"Can it have been so difficult to see through him? A fine sphinx! A sphinx indeed—a kammer-junker! I reproach you for nothing, God forbid," I went on, feeling I was coarse, that I had not the tact, the delicacy which are so essential when you have to do with a fellow-creature's soul; in early days before I knew her I had not noticed this defect in myself. "But how could you fail to see what he was," I went on, speaking more softly and more diffidently, however.

"You mean to say you despise my past, and you are right," she said, deeply stirred. "You belong to a special class of men who cannot be judged by ordinary standards; your moral requirements are exceptionally rigorous, and I understand you can't forgive things. I understand you, and if sometimes I say the opposite, it doesn't mean that I look at things differently from you; I speak the same old nonsense simply because I haven't had time yet to wear out my old clothes and prejudices. I, too, hate and despise my past, and Orlov and my love.... What was that love? It's positively absurd now," she said, going to the window and looking down at the canal. "All this love only clouds the conscience and confuses the mind. The meaning of life is to be found only in one thing—fighting. To get one's heel on the vile head of the serpent and to crush it! That's the meaning of life. In that alone or in nothing."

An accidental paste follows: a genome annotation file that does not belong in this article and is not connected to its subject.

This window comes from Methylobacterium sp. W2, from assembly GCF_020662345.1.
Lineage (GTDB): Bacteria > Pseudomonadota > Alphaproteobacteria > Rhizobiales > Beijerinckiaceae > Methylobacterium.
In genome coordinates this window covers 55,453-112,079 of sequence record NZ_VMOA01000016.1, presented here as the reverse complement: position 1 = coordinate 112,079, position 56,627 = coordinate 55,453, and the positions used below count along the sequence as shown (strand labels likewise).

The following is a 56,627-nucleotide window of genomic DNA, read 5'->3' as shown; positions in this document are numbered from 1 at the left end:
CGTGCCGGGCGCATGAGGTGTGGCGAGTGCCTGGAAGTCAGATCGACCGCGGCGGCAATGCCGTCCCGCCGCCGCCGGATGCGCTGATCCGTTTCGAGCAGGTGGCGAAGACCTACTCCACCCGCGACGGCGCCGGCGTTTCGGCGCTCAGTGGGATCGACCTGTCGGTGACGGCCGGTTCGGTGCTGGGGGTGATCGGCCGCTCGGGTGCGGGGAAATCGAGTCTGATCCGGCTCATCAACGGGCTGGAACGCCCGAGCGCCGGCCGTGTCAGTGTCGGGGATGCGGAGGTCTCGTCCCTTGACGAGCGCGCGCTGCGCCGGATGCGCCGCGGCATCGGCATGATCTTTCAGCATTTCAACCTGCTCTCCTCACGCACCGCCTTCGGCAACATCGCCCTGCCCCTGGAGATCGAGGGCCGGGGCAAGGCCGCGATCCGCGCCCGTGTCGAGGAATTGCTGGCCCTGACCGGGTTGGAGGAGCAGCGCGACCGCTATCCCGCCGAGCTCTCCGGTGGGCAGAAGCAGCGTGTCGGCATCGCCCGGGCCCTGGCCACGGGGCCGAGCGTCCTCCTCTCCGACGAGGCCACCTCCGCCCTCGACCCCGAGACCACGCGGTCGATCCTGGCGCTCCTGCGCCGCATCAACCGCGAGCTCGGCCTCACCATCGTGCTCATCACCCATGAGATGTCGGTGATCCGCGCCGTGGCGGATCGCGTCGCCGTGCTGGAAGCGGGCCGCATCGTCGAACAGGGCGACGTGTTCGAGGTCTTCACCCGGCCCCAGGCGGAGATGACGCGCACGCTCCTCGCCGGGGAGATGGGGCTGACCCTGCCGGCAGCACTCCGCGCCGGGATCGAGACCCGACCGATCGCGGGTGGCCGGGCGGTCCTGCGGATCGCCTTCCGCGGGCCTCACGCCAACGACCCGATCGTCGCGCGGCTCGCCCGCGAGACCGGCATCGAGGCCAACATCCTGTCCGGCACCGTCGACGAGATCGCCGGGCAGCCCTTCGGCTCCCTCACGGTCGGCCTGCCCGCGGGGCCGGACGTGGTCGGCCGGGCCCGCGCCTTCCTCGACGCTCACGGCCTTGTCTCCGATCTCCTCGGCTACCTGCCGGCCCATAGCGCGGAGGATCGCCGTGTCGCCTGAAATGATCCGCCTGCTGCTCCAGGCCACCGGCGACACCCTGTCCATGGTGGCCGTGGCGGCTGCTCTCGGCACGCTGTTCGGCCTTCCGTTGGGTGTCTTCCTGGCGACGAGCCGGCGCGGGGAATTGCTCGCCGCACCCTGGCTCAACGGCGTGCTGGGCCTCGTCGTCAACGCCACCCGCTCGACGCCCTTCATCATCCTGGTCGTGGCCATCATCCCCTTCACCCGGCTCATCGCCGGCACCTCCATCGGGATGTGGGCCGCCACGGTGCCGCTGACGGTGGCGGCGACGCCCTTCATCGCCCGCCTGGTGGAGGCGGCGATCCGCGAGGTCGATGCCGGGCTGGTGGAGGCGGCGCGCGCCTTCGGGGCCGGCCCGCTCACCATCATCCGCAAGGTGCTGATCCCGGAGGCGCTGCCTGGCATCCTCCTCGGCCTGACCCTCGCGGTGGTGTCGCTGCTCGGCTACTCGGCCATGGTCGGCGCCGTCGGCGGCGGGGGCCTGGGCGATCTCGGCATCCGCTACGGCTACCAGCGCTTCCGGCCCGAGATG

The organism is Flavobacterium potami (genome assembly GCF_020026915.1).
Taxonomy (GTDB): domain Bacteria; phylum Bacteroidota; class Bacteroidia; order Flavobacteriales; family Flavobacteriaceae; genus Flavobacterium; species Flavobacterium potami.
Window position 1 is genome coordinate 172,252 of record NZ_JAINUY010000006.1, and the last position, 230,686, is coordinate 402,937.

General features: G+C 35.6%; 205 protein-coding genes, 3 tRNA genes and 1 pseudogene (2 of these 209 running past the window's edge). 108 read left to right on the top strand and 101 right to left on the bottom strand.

I told her long stories of my past, and described my really astounding adventures. But of the change that had taken place in me I did not say one word. She always listened to me with great attention, and at interesting places she rubbed her hands as though vexed that it had not yet been her lot to experience such adventures, such joys and terrors. Then she would suddenly fall to musing and retreat into herself, and I could see from her face that she was not attending to me.

I closed the windows that looked out on the canal and asked whether we should not have the fire lighted.

"No, never mind. I am not cold," she said, smiling listlessly. "I only feel weak. Do you know, I fancy I have grown much wiser lately. I have extraordinary, original ideas now. When I think of my past, of my life then ... people in general, in fact, it is all summed up for me in the image of my stepmother. Coarse, insolent, soulless, false, depraved, and a morphia maniac too. My father, who was feeble and weak-willed, married my mother for her money and drove her into consumption; but his second wife, my stepmother, he loved passionately, insanely.... What I had to put up with! But what is the use of talking! And so, as I say, it is all summed up in her image.... And it vexes me that my stepmother is dead. I should like to meet her now!"


"I don't know," she answered with a laugh and a graceful movement of her head. "Good-night. You must get well. As soon as you are well, we'll take up our work ... It's time to begin."

After I had said good-night and had my hand on the door-handle, she said:

"What do you think? Is Polya still living there?"


And I went off to my room. So we spent a whole month. One grey morning when we both stood at my window, looking at the clouds which were moving up from the sea, and at the darkening canal, expecting every minute that it would pour with rain, and when a thick, narrow streak of rain covered the sea as though with a muslin veil, we both felt suddenly dreary. The same day we both set off for Florence.